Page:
Not Getting Calls Back? It's Not You, It's Your Resume.

May 7, 2013
By Alex Showerman | 0 comments

I'm in charge of hiring the incredible staff we have at DFA, so I have seen a lot of resumes -- the exceptional, the presentable and the very very bad. You need your resume to work for you, as it’s likely the only first impression you have to give a potential manager. Here are five ways it might be working against you.

  • It's more than a page long. The field of job-seekers is a crowded place, so recruiters are culling through dozens of resumes. We don't have time to read pages and pages of lists of your jobs you've held previously. And I'll just say this: I haven't yet dismissed a multi-page resume completely, but I've wanted to. Is that the first feeling you want a potential boss to have about you?

  • It's just a list of your previous jobs. Your resume should demonstrate why you'll be awesome at the job you're applying for, not communicate all the work you've done so far. So consider the responsibilities of the position you are applying for and include experiences on your resume that show you would be excellent at those responsibilities. The skills and talents you have that make you great for this position need to leap off the page. It hurts you if they are buried within too-crowded lists, so tailor your resume for each job you are applying for.

  • It isn’t specific. You’ve got to demonstrate that you know your stuff and you’ve produced results. “Managed the organization’s Facebook account” doesn’t go far enough. “Grew Facebook fans by 30% over a three-month period” is not only more specific, it demonstrates that you were results-oriented and therefore really accomplished something.

  • It's formatted poorly. You might roll your eyes at this one, because it seems so small. But consider this: you need to present yourself as professional, attractive and more than capable of doing the job you’re applying for. Sloppy, disorganized and amateur do not help you. The recruiter should be able to scan it, so put those accomplishments in bullet points, not paragraphs. Reverse tradition by putting your education at the bottom and leading with your most recent job. That way, the work you’ve just completed won’t be buried at the bottom.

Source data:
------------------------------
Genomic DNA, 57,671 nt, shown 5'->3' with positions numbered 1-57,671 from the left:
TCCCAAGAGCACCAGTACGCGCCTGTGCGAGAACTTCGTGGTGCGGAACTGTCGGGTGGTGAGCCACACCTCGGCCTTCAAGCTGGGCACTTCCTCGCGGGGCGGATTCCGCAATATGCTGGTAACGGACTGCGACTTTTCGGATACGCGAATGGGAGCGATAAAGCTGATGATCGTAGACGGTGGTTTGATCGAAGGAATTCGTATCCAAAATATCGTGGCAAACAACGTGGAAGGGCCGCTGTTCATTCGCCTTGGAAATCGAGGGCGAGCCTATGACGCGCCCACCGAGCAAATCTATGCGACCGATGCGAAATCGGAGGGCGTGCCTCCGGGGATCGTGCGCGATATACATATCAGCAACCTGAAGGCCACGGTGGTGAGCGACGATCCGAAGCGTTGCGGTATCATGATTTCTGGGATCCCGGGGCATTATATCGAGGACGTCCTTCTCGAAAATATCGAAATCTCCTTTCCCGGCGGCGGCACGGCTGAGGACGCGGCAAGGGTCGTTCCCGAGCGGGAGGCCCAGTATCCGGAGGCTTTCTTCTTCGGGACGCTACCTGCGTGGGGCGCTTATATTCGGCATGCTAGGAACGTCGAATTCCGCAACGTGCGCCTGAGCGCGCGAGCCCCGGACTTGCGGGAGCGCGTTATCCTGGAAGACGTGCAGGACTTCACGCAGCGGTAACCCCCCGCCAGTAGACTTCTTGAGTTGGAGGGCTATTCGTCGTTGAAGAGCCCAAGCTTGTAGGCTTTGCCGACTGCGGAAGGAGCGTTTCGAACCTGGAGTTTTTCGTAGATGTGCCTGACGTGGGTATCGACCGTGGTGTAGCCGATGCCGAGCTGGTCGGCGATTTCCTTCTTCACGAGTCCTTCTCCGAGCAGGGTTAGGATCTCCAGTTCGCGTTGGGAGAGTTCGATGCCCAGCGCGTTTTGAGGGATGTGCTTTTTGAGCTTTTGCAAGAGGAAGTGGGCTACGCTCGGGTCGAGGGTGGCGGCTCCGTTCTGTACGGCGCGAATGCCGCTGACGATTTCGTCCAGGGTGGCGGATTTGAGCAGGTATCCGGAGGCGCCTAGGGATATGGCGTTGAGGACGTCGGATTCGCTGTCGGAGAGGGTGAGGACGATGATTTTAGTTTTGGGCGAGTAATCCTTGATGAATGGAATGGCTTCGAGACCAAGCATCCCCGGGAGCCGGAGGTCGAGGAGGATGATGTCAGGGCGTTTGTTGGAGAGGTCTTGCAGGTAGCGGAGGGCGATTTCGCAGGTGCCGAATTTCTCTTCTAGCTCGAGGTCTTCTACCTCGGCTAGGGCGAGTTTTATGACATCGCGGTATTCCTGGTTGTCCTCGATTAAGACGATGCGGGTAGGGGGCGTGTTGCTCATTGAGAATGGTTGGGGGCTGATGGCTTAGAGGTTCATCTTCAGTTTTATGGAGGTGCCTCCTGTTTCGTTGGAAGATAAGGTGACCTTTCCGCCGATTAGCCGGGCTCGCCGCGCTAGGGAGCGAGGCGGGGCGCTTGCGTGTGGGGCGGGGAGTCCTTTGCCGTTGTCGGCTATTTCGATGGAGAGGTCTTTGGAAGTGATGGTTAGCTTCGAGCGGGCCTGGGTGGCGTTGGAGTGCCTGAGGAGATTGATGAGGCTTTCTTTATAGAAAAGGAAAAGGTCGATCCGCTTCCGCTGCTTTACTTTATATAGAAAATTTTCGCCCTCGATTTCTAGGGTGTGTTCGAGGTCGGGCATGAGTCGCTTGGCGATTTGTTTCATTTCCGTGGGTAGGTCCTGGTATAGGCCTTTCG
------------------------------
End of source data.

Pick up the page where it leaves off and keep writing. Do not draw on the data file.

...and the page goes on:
• You describe yourself, rather than show what you've done. The old adage “actions speak louder than words” is never more important to follow than when writing your resume. Anyone can describe herself as ‘a problem-solver’, ‘goal-oriented’ and ‘a team player.’ So drop that summary of yourself from the top of your resume and use the space to list a couple more accomplishments from your previous jobs, ones that will show just how talented you are.

So, if any of the above looks familiar to you, how do you fix it? Take a critical look at your resume, make sure you’re tweaking it for every job you’re applying for, and ask three people to proofread it. But not just any three people. If you have a friend or relative (or relative of a friend) who hires people, have him read it. You’ll get much more valuable feedback on the resume than if you ask your roommate the accountant to review it.

Mia Moore is Chief of Staff at Democracy for America , and she’d be happy to critique your resume. Give her a tweet to make your request.



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